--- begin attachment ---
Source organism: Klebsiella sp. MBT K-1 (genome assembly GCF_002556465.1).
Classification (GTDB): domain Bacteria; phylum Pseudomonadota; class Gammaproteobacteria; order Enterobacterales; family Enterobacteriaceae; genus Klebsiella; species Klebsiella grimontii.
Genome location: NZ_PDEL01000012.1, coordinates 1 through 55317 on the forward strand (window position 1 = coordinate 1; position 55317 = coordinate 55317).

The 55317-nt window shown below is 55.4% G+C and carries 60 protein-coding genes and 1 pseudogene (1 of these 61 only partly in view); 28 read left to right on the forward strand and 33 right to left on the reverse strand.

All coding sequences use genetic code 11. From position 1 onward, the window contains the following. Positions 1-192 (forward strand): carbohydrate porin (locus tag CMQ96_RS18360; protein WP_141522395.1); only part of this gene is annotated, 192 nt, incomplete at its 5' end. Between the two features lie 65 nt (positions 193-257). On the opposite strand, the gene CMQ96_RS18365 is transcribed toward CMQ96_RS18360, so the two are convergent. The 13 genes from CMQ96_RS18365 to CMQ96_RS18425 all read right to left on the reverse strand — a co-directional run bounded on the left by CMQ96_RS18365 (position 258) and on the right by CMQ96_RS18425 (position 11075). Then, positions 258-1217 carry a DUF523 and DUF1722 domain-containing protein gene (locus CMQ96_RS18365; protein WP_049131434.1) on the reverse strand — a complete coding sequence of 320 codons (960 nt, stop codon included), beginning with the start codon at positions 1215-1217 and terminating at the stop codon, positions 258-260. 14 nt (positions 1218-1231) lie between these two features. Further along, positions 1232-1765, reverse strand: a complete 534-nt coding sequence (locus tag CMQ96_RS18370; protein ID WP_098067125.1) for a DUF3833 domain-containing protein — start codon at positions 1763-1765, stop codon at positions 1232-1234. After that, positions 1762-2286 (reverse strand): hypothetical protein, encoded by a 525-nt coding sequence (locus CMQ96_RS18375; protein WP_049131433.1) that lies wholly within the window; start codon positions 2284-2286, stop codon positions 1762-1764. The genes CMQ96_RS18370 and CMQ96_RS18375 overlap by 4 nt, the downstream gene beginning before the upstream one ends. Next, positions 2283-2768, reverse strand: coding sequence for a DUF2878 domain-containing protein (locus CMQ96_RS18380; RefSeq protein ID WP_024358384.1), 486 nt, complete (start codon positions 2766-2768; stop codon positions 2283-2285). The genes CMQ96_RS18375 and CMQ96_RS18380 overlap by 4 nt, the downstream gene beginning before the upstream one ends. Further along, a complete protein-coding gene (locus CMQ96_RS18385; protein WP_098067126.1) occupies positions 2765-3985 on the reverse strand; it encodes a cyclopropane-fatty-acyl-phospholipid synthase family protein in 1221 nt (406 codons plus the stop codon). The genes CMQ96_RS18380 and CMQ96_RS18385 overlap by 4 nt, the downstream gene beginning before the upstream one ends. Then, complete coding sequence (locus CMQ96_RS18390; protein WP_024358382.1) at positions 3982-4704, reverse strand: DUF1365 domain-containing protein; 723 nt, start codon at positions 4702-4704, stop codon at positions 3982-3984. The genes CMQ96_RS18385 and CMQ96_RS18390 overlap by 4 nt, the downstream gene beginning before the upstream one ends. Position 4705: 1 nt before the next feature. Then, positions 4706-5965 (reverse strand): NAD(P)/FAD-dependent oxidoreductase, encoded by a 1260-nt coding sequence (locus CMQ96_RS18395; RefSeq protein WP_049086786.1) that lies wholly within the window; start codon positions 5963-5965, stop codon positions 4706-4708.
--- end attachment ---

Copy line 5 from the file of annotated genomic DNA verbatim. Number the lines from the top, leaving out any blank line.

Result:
All coding sequences use genetic code 11. From position 1 onward, the window contains the following. Positions 1-192 (forward strand): carbohydrate porin (locus tag CMQ96_RS18360; protein WP_141522395.1); only part of this gene is annotated, 192 nt, incomplete at its 5' end. Between the two features lie 65 nt (positions 193-257). On the opposite strand, the gene CMQ96_RS18365 is transcribed toward CMQ96_RS18360, so the two are convergent. The 13 genes from CMQ96_RS18365 to CMQ96_RS18425 all read right to left on the reverse strand — a co-directional run bounded on the left by CMQ96_RS18365 (position 258) and on the right by CMQ96_RS18425 (position 11075). Then, positions 258-1217 carry a DUF523 and DUF1722 domain-containing protein gene (locus CMQ96_RS18365; protein WP_049131434.1) on the reverse strand — a complete coding sequence of 320 codons (960 nt, stop codon included), beginning with the start codon at positions 1215-1217 and terminating at the stop codon, positions 258-260. 14 nt (positions 1218-1231) lie between these two features. Further along, positions 1232-1765, reverse strand: a complete 534-nt coding sequence (locus tag CMQ96_RS18370; protein ID WP_098067125.1) for a DUF3833 domain-containing protein — start codon at positions 1763-1765, stop codon at positions 1232-1234. After that, positions 1762-2286 (reverse strand): hypothetical protein, encoded by a 525-nt coding sequence (locus CMQ96_RS18375; protein WP_049131433.1) that lies wholly within the window; start codon positions 2284-2286, stop codon positions 1762-1764. The genes CMQ96_RS18370 and CMQ96_RS18375 overlap by 4 nt, the downstream gene beginning before the upstream one ends. Next, positions 2283-2768, reverse strand: coding sequence for a DUF2878 domain-containing protein (locus CMQ96_RS18380; RefSeq protein ID WP_024358384.1), 486 nt, complete (start codon positions 2766-2768; stop codon positions 2283-2285). The genes CMQ96_RS18375 and CMQ96_RS18380 overlap by 4 nt, the downstream gene beginning before the upstream one ends. Further along, a complete protein-coding gene (locus CMQ96_RS18385; protein WP_098067126.1) occupies positions 2765-3985 on the reverse strand; it encodes a cyclopropane-fatty-acyl-phospholipid synthase family protein in 1221 nt (406 codons plus the stop codon). The genes CMQ96_RS18380 and CMQ96_RS18385 overlap by 4 nt, the downstream gene beginning before the upstream one ends. Then, complete coding sequence (locus CMQ96_RS18390; protein WP_024358382.1) at positions 3982-4704, reverse strand: DUF1365 domain-containing protein; 723 nt, start codon at positions 4702-4704, stop codon at positions 3982-3984. The genes CMQ96_RS18385 and CMQ96_RS18390 overlap by 4 nt, the downstream gene beginning before the upstream one ends. Position 4705: 1 nt before the next feature. Then, positions 4706-5965 (reverse strand): NAD(P)/FAD-dependent oxidoreductase, encoded by a 1260-nt coding sequence (locus CMQ96_RS18395; RefSeq protein WP_049086786.1) that lies wholly within the window; start codon positions 5963-5965, stop codon positions 4706-4708.